Oscar Wilde once said that there is only one thing in life worse than being talked about, and that is not being talked about. Last week, the editors at the Daily Mail provided a reminder that this credo is still very much a strategy adhered to within their organisation.
Last Sunday (24 April), The Mail on Sunday’s political editor Glen Owen reported on claims by anonymous Conservative MPs that Angela Rayner had attempted to distract Boris Johnson at the weekly Prime Minister’s Questions. The article prompted widespread condemnation from across all sides of the political divide, but rather than seek to diffuse the situation, both Mail papers have sought to double down on its attack: the Mail on Sunday’s editor David Dillon very publicly refused a meeting requested by the House of Commons speaker to discuss the article while the paper featured fresh attacks on Ms. Rayner as well as detailing the abuse directed at Mr Owen by “the Left’s Twitter warriors”.
While the reputational fallout of such an aggressive approach would cause significant concern for many media organisations, it is one where the Mail Group sees the benefits outweighing the costs. The stoking of divisions between left and right is not a new trope in the media, but the results now come with an added incentive.
The vast choice for digital news readers and dwindling advertising revenues has forced media organisations to radically reconsider how they convince readers to read and pay for content. Over the last decade, many have tried to answer this challenge in several ways, including a digital-first approach to their news operations. But one of the most prominent tactics has been to publish what I would describe as ‘identity’ editorial – highly emotive news and commentary aimed at strengthening ties with traditional readers while generating enough visibility in the national arena to attract new readers and encouraging them to ‘choose a side’ in the debate.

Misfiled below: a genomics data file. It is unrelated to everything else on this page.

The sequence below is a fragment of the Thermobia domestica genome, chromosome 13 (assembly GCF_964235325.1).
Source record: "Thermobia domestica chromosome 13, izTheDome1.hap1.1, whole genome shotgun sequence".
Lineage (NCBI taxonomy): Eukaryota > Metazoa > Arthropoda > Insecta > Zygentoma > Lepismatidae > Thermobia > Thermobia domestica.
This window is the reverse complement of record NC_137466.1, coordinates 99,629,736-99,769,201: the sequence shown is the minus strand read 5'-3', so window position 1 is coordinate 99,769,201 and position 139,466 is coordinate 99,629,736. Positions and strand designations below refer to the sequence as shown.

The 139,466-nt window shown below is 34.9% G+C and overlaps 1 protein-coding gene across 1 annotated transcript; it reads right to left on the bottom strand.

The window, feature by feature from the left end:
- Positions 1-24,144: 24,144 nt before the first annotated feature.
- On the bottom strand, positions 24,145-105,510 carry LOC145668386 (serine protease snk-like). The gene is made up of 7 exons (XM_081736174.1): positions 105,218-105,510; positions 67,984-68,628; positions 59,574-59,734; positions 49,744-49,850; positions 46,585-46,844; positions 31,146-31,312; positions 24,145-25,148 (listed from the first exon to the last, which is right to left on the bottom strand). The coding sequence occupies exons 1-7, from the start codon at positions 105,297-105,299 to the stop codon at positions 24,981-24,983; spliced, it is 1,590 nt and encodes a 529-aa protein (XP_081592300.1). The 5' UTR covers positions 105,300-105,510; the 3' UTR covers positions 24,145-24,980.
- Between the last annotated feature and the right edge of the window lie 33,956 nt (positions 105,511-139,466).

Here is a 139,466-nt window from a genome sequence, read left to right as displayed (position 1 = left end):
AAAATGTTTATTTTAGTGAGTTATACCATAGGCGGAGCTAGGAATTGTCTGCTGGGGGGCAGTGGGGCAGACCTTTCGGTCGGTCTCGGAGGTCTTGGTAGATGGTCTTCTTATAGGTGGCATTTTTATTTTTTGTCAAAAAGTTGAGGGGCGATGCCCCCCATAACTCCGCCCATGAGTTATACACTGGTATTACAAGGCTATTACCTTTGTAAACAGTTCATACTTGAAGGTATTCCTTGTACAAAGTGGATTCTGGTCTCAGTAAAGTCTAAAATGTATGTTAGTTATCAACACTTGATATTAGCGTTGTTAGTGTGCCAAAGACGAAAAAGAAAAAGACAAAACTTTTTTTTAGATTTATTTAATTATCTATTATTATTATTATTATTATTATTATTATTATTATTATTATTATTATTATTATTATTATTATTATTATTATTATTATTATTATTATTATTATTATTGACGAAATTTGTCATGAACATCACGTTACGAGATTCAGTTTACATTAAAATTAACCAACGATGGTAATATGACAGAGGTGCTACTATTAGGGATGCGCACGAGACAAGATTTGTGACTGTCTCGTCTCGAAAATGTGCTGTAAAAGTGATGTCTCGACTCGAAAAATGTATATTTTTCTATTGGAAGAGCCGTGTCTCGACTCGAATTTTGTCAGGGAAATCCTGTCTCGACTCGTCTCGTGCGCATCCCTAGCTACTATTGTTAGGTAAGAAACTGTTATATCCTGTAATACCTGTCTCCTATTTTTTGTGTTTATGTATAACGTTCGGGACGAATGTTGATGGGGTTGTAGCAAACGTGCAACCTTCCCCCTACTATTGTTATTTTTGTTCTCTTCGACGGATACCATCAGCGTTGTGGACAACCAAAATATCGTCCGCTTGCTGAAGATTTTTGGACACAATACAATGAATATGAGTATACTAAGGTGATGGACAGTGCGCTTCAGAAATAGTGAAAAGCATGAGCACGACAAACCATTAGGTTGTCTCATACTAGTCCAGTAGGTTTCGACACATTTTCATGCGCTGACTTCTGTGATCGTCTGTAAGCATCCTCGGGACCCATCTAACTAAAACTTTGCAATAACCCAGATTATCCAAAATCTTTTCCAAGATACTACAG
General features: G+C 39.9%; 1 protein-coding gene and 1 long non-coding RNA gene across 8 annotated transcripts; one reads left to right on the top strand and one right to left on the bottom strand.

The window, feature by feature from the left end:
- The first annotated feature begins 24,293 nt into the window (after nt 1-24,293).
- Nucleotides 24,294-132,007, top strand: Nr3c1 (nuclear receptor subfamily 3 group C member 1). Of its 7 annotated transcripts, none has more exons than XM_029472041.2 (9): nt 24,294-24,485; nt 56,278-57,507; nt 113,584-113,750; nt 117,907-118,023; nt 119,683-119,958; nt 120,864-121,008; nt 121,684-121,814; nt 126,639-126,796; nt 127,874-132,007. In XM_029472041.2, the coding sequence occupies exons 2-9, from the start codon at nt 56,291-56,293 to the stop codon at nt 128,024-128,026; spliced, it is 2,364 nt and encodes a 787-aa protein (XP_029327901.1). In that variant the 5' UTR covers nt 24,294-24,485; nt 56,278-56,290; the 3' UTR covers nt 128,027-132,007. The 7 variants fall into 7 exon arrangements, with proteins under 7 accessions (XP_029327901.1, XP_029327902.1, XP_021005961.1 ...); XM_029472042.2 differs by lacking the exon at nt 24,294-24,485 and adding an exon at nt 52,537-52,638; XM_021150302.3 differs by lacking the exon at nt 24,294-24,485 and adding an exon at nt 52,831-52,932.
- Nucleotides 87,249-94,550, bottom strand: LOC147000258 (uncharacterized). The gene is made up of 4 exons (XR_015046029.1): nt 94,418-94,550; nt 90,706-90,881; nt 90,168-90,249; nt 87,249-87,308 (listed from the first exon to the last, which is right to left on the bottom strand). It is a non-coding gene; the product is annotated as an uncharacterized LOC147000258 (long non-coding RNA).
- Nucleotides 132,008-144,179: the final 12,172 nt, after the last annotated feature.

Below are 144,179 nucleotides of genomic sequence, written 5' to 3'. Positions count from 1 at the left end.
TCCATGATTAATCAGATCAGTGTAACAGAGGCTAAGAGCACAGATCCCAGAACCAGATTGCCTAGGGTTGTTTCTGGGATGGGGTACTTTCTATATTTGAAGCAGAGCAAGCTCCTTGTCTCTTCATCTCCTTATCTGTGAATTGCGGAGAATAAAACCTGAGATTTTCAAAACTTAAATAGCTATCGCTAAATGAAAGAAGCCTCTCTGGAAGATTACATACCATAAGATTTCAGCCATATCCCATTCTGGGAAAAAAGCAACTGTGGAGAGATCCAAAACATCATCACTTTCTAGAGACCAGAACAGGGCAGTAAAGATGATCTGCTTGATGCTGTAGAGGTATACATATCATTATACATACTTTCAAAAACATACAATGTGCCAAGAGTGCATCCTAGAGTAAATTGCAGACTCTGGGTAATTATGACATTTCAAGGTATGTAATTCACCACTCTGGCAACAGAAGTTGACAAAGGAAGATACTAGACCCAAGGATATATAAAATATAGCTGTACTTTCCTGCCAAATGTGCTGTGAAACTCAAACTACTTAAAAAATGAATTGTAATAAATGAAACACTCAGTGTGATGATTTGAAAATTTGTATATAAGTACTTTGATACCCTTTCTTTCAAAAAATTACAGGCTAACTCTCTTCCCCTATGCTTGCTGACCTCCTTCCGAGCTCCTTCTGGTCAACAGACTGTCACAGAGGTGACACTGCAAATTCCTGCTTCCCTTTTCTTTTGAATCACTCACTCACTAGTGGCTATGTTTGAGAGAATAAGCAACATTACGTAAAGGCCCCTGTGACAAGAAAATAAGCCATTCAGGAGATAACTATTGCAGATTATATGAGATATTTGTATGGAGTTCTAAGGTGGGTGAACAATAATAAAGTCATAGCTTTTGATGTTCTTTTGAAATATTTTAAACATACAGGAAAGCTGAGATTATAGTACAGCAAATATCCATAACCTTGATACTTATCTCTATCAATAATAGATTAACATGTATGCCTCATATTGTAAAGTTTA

With plenty of controversial topics to discuss – from Brexit and Black Lives Matter to Covid-19 and climate change – the rise of contrarian commentators such as Piers Morgan, Katie Hopkins and Julia Hartley-Brewer have proven that polarisation may not be good for public discourse but is great for business.
However, despite ongoing success for some, this approach has clearly come at a price for media brands as a whole. The sector has struggled in recent years to rid itself of claims of stoking bias and spreading ‘fake news’ – a regular line of attack by populist figures and sections on social media – resulting in low levels of public trust. While the Covid-19 pandemic and Ukraine conflict have helped to improve levels of trust, there is a long way to go to repair the damage done.
Research by the Reuters News Institute has shown the toll the relentless pace and tone of the news agenda has taken on readers. Many respondents say they feel overwhelmed by the sheer volume of news and regularly take steps to avoid it because it is too depressing. This can’t be good for media consumption.
Given its successful operations and loyal readership, it is unlikely that The Daily Mail will change its strategy any time soon. But many other media organisations face a dilemma of how to attract and retain readers without compromising their editorial values. With intensifying competition for eyeballs across the sector as well as from social media platforms, can they afford to take a more moderate line and keep themselves out of the news?
|This article is part of a series investigating ongoing and emerging trends in the media and digital space and their impact on the way news is reported.|
Porter Novelli have created a report covering the major trends affecting media and digital trends in 2022 and recommendations for how businesses can respond to increase their impact with media. The full report is due to be launched early May 2022
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